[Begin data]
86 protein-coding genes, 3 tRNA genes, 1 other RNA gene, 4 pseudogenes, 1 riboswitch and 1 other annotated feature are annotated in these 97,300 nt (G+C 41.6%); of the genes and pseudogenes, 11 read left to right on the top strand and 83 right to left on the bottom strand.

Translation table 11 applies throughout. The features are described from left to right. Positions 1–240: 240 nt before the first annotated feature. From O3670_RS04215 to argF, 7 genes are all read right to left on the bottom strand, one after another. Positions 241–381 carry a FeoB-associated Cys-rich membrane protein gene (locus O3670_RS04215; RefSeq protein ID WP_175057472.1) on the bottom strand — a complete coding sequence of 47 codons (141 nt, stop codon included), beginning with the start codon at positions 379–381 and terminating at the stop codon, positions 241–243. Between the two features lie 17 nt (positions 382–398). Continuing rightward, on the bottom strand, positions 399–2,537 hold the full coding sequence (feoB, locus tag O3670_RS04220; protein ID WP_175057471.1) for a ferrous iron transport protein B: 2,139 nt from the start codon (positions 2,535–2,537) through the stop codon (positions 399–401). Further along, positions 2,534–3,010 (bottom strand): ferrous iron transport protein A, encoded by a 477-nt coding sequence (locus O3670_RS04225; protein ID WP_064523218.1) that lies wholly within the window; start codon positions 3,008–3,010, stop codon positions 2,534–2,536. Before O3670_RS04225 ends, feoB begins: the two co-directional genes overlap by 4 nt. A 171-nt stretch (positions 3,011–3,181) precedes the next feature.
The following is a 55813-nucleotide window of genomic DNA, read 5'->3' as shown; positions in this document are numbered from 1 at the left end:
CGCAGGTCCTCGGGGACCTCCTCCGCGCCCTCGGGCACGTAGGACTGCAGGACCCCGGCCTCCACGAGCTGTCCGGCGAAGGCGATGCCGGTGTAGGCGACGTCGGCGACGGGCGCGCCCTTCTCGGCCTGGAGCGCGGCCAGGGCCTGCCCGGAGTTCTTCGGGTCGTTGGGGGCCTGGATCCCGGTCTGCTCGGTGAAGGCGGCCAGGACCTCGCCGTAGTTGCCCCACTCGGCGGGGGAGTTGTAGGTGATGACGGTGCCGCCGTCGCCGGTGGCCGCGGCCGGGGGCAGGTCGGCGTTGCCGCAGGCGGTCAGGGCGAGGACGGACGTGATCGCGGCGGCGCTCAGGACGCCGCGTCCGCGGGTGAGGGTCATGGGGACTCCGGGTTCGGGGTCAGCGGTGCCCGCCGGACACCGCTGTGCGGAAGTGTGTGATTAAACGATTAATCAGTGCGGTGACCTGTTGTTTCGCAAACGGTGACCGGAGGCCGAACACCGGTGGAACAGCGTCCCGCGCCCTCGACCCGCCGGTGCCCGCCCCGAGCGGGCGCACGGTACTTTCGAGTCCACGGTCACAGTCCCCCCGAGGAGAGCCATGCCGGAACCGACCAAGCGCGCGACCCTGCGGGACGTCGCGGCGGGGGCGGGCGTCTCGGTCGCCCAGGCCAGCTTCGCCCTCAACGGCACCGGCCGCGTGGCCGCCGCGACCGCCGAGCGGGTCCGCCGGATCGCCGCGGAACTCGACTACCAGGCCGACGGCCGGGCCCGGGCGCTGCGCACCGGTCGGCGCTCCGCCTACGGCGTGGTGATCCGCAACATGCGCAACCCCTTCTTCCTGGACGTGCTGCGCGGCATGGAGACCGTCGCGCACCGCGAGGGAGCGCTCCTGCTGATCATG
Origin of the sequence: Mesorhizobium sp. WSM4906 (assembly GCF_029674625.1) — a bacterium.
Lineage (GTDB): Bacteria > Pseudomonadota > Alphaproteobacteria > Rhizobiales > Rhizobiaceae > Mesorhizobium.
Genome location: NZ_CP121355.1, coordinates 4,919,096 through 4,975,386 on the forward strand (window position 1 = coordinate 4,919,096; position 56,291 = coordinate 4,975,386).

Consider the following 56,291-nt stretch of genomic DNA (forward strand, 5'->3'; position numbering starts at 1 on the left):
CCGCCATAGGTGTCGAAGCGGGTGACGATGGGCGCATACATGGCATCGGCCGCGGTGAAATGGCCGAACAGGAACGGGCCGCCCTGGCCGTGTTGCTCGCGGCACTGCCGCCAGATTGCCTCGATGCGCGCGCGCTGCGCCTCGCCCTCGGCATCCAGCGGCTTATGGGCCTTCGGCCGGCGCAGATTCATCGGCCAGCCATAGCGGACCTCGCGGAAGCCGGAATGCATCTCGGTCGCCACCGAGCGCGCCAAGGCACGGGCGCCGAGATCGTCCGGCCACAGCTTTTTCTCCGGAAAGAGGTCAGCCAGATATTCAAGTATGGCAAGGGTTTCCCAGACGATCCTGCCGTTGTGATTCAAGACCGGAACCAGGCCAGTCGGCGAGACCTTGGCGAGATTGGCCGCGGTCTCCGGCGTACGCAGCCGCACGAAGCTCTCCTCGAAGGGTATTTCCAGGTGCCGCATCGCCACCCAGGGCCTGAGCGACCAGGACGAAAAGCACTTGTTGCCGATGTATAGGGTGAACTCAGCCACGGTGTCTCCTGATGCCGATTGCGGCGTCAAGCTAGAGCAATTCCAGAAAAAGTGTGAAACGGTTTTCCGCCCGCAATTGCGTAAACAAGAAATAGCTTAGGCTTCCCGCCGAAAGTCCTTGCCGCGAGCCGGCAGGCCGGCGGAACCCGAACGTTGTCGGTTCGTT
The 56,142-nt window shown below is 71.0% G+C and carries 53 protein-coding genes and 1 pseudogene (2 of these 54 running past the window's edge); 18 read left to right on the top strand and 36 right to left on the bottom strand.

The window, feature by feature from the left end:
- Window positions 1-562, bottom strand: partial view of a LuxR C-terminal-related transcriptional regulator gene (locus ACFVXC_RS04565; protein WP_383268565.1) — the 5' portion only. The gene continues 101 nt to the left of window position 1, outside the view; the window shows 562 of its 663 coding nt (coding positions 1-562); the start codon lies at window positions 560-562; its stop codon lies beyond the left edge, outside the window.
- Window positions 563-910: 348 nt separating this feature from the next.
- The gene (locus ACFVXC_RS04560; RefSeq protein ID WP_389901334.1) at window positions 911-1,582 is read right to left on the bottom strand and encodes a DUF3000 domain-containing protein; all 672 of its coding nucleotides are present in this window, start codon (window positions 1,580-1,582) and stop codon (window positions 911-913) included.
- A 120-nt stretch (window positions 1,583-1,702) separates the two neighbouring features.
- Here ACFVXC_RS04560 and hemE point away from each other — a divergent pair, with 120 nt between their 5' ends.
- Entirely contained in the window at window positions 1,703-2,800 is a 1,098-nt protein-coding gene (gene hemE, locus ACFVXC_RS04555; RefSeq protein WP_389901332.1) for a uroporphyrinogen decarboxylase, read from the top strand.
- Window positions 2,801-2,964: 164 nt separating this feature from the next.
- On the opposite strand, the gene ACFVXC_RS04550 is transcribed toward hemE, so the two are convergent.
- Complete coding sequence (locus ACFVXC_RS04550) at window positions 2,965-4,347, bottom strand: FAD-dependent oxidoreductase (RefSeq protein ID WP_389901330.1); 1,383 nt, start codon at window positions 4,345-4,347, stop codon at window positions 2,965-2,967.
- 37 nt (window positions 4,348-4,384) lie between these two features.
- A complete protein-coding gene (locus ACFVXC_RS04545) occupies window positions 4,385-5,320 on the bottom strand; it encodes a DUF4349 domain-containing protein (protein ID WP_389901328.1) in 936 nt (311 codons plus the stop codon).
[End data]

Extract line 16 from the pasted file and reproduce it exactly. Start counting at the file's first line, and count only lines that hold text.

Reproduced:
- Here ACFVXC_RS04560 and hemE point away from each other — a divergent pair, with 120 nt between their 5' ends.